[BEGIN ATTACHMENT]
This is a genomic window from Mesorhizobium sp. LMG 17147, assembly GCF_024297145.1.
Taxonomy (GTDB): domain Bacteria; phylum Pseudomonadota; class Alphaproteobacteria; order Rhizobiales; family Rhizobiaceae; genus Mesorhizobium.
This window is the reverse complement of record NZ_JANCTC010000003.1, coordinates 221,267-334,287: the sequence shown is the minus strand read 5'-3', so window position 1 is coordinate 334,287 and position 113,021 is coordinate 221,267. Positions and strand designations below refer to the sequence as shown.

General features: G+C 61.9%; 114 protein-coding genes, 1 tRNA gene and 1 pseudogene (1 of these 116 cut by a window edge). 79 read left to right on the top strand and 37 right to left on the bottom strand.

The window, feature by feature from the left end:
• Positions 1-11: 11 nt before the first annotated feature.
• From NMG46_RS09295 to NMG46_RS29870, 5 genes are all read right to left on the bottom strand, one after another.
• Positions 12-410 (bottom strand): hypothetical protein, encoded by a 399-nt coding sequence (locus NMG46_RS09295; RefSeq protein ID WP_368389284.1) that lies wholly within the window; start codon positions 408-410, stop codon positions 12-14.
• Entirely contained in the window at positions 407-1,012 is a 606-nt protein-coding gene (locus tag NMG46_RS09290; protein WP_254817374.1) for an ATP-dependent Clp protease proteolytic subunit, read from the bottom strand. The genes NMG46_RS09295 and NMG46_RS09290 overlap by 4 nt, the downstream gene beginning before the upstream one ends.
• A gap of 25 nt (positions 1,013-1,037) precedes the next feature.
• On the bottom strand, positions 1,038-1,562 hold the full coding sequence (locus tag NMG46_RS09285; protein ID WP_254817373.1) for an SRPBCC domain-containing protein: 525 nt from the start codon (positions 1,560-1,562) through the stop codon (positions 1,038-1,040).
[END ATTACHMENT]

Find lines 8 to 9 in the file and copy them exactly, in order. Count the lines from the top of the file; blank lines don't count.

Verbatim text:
• Positions 12-410 (bottom strand): hypothetical protein, encoded by a 399-nt coding sequence (locus NMG46_RS09295; RefSeq protein ID WP_368389284.1) that lies wholly within the window; start codon positions 408-410, stop codon positions 12-14.
• Entirely contained in the window at positions 407-1,012 is a 606-nt protein-coding gene (locus tag NMG46_RS09290; protein WP_254817374.1) for an ATP-dependent Clp protease proteolytic subunit, read from the bottom strand. The genes NMG46_RS09295 and NMG46_RS09290 overlap by 4 nt, the downstream gene beginning before the upstream one ends.